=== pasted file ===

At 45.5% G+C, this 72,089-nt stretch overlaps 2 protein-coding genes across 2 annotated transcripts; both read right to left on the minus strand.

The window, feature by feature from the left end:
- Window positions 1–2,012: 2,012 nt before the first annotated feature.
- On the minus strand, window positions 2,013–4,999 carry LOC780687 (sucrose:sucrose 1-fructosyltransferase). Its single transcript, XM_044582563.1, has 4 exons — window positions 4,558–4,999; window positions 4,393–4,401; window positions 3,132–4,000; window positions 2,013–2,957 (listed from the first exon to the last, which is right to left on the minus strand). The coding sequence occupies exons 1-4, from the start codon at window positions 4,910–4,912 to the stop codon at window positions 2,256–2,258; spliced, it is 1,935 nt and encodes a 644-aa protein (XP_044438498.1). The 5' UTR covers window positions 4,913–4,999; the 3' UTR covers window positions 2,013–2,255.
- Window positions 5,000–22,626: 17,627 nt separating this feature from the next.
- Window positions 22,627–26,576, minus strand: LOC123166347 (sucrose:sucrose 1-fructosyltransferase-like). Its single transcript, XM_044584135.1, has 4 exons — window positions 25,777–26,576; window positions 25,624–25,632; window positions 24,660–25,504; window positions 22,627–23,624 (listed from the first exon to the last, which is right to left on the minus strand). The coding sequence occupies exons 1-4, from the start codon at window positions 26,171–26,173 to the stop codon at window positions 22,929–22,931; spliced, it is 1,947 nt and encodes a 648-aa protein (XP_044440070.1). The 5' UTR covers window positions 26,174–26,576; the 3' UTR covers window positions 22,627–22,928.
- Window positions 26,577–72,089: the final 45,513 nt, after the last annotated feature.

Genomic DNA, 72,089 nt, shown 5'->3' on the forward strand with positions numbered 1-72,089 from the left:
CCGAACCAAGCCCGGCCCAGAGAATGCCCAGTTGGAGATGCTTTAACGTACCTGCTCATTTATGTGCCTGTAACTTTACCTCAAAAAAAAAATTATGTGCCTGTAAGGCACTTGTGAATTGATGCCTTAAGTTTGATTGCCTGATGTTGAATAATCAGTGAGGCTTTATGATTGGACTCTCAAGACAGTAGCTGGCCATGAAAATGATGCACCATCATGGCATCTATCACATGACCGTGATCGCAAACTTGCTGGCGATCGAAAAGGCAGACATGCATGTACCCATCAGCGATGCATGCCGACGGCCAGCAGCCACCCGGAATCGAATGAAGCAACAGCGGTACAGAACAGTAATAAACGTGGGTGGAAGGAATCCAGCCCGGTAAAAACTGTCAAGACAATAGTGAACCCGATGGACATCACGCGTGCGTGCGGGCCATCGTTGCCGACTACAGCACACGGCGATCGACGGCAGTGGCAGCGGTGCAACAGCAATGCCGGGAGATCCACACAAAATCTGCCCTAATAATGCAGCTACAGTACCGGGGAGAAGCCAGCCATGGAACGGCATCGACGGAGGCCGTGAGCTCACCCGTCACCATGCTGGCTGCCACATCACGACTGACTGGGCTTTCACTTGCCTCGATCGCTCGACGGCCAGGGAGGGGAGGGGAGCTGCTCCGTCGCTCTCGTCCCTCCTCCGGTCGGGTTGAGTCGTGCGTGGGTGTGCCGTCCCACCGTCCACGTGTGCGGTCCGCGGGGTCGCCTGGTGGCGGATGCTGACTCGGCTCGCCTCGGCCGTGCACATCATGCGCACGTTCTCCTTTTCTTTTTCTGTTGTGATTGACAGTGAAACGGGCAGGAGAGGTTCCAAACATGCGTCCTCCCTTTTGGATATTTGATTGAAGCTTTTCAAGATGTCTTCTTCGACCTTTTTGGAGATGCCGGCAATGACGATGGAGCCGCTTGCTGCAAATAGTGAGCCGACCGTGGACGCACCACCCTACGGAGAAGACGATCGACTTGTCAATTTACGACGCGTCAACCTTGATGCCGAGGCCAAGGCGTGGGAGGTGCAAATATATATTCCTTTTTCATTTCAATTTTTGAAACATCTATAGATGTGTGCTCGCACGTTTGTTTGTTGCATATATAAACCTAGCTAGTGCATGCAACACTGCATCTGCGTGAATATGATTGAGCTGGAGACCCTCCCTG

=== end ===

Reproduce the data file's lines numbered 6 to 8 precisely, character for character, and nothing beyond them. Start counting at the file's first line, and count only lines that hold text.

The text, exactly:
- Window positions 22,627–26,576, minus strand: LOC123166347 (sucrose:sucrose 1-fructosyltransferase-like). Its single transcript, XM_044584135.1, has 4 exons — window positions 25,777–26,576; window positions 25,624–25,632; window positions 24,660–25,504; window positions 22,627–23,624 (listed from the first exon to the last, which is right to left on the minus strand). The coding sequence occupies exons 1-4, from the start codon at window positions 26,171–26,173 to the stop codon at window positions 22,929–22,931; spliced, it is 1,947 nt and encodes a 648-aa protein (XP_044440070.1). The 5' UTR covers window positions 26,174–26,576; the 3' UTR covers window positions 22,627–22,928.
- Window positions 26,577–72,089: the final 45,513 nt, after the last annotated feature.

Genomic DNA, 72,089 nt, shown 5'->3' on the forward strand with positions numbered 1-72,089 from the left: